Earlier in June, Dish withdrew from bidding for Sprint, after the satellite TV provider had proposed to buy the telecom for $25.5 billion. While the Charlie Ergen-chaired satellite TV company is no longer interested in acquiring Sprint, it has succeeded in making Sprint's consolidation efforts far more costly. Sprint's increased offer for Clearwire likely further undermines the company's recapitalization efforts. The telecom now is offering well over $1 billion more for Clearwire shares than its previous bid. Meanwhile, in SoftBank's attempt to trump Dish's bid for Sprint, a revised offer contemplated that it would only pump a total of $5 billion into the nation's third leading wireless carrier, a 37% reduction in the recapitalization of the cash-strapped telecom. Dish Network even pointed out to regulators overseeing the deal a reduction in capital going to Sprint as part of SoftBank's revised offer, in a somewhat ironic statement. SoftBank's initial $20.1 billion proposal for Sprint sought to inject $8 billion into the telecom and put its leverage ratios in line with financially healthy competitors such as AT&T and Verizon. The reduction in capital in SoftBank's revised offer reflected stronger financial performance by Sprint and rising synergy, the company said. After negotiating with Dish in earnest on its takeover proposal and due diligence, sources close to Sprint said Ergen was increasingly viewed as frustrating the company's merger efforts. According to a proxy filed by Sprint with the Securities and Exchange Commission, Dish never submitted what the company considered to be a formal, fully-financed offer for the company. Charlie Ergen-chaired Dish isn't abandoning a strategy to enter the U.S. wireless market by leveraging the company's TV business and spectrum assets to bring a new nationwide "triple play" service bundle to market. Without Sprint or Clearwire, however, Dish may yet have options to steer into the wireless market. Those include an acquisition of T-Mobile, network access agreements with carriers such as Sprint and spectrum sales to telecoms as large as AT&T, according to industry analysts. An e-mail seeking comment from Dish Network spokesperson Bob Toews wasn't immediately returned. Clearwire shares rose over 7% to $5.05 in Thursday trading, closing above Sprint's revised offer. Sprint shares rose 1% to $7.07. Dish Network shares fell less than 1% to $39.18. Wireless Goes Wild as Consumer Is Given ShakedownSprint Takes Game 7 Lead in Dish Battle-- Written by Antoine Gara in New YorkFollow @AntoineGara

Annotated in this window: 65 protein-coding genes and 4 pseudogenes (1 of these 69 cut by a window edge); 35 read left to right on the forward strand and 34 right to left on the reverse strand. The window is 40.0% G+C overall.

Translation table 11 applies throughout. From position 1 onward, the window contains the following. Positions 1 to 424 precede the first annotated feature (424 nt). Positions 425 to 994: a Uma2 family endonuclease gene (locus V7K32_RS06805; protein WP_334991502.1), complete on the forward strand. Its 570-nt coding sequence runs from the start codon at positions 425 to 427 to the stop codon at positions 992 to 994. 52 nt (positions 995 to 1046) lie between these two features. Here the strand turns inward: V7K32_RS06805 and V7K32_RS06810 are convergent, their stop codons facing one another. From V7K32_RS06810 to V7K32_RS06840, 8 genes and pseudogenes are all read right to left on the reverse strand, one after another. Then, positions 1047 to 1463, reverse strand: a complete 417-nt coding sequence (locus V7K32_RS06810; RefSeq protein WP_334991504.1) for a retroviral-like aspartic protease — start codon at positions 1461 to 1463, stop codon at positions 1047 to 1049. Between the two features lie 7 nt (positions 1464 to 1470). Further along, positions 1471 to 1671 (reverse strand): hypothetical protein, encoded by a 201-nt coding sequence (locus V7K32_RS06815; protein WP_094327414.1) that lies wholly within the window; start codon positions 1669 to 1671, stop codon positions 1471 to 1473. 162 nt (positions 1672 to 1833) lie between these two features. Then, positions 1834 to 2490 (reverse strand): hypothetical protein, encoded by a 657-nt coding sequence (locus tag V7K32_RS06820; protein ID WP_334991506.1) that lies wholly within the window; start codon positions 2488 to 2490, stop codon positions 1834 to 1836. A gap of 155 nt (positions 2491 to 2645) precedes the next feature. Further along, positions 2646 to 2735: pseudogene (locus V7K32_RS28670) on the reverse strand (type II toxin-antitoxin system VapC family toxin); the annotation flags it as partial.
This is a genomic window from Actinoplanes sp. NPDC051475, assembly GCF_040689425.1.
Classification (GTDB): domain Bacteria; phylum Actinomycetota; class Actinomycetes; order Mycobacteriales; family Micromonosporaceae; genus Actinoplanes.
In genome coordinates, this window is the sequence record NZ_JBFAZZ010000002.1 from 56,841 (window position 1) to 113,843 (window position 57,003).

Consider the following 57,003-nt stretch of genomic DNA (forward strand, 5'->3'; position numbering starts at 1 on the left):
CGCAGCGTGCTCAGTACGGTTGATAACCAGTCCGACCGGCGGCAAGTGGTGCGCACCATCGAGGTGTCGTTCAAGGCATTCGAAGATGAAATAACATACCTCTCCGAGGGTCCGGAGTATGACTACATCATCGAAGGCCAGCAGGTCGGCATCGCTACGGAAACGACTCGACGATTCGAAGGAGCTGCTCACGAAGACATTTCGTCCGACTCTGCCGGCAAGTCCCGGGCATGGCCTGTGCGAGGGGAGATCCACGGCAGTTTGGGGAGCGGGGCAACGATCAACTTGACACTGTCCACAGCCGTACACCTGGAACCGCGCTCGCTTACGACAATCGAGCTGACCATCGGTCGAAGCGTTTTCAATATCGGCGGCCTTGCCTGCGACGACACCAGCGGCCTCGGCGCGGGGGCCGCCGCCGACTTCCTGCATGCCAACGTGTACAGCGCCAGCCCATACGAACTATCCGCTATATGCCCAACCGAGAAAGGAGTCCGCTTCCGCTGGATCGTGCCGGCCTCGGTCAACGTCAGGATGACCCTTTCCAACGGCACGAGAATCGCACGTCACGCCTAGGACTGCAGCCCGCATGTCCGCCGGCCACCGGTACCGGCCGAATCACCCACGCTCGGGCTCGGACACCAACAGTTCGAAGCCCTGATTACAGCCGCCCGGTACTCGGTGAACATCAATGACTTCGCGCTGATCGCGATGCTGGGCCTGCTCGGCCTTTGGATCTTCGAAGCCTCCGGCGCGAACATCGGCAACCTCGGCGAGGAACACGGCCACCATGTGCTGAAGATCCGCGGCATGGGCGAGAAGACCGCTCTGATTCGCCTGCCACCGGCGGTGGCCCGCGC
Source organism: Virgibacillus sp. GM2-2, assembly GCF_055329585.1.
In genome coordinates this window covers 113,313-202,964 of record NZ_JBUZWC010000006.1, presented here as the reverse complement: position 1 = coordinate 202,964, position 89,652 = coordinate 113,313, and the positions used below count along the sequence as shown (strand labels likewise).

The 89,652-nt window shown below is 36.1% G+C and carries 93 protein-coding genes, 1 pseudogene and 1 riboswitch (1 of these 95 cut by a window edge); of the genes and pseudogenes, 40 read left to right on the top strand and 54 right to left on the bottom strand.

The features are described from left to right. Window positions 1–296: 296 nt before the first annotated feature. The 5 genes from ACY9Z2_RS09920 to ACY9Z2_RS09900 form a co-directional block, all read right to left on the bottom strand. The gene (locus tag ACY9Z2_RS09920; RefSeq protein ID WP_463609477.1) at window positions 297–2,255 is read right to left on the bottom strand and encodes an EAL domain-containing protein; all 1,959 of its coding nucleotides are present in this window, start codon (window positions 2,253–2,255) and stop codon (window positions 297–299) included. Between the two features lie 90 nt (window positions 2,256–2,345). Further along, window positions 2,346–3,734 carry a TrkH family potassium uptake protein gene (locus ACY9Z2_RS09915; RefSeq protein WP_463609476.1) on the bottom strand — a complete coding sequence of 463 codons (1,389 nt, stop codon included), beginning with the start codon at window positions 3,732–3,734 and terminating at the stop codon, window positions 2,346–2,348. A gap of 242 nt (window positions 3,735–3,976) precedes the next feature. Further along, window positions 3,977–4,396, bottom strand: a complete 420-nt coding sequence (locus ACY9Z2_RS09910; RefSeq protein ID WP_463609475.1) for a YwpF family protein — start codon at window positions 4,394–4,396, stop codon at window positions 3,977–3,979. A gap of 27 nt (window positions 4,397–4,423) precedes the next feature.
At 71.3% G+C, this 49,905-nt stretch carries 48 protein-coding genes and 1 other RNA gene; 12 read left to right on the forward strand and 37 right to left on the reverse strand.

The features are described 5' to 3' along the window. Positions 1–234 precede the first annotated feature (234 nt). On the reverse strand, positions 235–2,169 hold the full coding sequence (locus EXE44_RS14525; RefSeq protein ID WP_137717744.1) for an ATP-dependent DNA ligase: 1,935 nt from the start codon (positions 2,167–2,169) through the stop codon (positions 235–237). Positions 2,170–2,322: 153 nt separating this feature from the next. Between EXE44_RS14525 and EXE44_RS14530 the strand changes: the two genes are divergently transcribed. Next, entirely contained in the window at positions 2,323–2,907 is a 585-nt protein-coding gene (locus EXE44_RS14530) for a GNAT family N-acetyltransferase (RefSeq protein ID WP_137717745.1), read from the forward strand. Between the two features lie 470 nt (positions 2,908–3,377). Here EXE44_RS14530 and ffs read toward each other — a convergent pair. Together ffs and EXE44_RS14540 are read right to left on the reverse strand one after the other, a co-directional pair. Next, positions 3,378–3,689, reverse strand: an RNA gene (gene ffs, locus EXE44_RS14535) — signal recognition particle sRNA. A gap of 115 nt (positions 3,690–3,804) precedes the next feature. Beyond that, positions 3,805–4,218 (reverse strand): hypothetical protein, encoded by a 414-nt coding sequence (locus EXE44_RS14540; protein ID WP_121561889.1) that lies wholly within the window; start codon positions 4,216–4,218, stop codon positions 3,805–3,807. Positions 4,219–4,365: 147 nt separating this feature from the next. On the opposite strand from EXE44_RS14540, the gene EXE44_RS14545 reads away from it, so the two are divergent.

During a conference call with analysts, satellite TV tycoon expounds upon possibility of a merger with T-Mobile or DirectTV, his pursuit of Sprint and Clearwire, and allegations of fraud in LightSquared bankruptcy.